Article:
13.09: Reclaiming Immortality: The Concern is the Lack of Concern
The Bhagavad-gita (13.9) states that an essential characteristic of wisdom is sustained contemplation on the intrinsic mortality of our present existence. The Gita integrates this pessimistic-seeming contemplation into an optimistic worldview that explains how all of us being eternal spiritual beings have a right to immortality. We have lost that right due to being covered by materialistic passions and pursuits, just as people lose the right to see due to being covered by blindfolds.
Just as blindfolded people find blindness unnatural, all of us find our vulnerability to death unnatural, even though death is natural to material existence. This conflict between our aspiration for immortality and our perception of mortality – like the conflict between the blindfolded people’s longing to see and inability to see – has the potential to spur us into spiritual action and thereby reclaim our immortality.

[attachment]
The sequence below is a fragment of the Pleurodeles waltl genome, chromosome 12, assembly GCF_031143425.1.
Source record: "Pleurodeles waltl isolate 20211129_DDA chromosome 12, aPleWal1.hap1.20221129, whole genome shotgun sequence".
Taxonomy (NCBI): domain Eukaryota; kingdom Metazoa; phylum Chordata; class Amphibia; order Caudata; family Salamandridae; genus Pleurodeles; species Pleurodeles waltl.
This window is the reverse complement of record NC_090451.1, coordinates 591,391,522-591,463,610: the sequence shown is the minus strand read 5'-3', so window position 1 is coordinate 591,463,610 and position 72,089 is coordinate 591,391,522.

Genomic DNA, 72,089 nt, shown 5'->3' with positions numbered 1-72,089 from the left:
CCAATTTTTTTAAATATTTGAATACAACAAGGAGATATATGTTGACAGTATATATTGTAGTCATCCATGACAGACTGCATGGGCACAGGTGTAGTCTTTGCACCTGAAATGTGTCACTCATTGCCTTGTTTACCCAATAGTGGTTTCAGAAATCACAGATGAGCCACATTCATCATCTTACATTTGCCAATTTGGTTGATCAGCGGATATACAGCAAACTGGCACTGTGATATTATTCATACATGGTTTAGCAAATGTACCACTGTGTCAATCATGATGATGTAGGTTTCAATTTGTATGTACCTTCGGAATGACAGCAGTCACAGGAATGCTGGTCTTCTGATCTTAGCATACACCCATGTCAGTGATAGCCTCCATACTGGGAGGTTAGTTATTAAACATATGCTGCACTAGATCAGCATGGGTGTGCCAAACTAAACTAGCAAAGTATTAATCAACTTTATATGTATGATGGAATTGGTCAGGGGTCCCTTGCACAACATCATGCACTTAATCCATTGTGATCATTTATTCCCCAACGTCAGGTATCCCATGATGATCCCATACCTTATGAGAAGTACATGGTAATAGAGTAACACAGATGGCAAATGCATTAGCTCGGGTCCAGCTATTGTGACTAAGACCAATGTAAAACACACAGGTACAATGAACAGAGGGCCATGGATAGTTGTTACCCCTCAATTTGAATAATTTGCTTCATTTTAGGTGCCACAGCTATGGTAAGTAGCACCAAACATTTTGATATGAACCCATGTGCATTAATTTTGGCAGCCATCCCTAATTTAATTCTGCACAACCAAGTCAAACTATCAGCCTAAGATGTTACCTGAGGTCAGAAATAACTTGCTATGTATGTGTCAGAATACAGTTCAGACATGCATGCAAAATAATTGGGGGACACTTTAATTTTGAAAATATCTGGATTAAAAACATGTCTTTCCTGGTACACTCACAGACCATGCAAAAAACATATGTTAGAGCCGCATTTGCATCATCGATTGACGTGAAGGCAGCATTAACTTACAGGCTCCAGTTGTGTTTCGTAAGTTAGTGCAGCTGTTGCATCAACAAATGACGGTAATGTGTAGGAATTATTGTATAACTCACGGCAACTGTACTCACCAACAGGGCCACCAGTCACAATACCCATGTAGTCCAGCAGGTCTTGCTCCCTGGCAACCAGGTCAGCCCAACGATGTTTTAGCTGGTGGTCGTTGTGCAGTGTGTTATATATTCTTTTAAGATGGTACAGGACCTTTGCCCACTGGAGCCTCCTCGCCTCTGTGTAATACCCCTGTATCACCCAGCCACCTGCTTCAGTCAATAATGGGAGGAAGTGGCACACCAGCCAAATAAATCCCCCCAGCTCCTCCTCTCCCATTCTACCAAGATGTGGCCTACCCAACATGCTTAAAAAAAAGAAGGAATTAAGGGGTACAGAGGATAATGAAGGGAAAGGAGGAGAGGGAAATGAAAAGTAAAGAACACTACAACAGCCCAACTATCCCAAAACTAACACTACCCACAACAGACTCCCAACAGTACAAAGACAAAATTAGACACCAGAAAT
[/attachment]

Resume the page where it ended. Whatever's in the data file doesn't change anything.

However, when we neglect this conflict by subconsciously denying our perceptions and imagining that we won’t die – at least not soon, this lack of concern perpetuates our imprisonment in mortality. That’s why this lack of concern is a matter of concern: it is a sign of our self-imposed death sentence.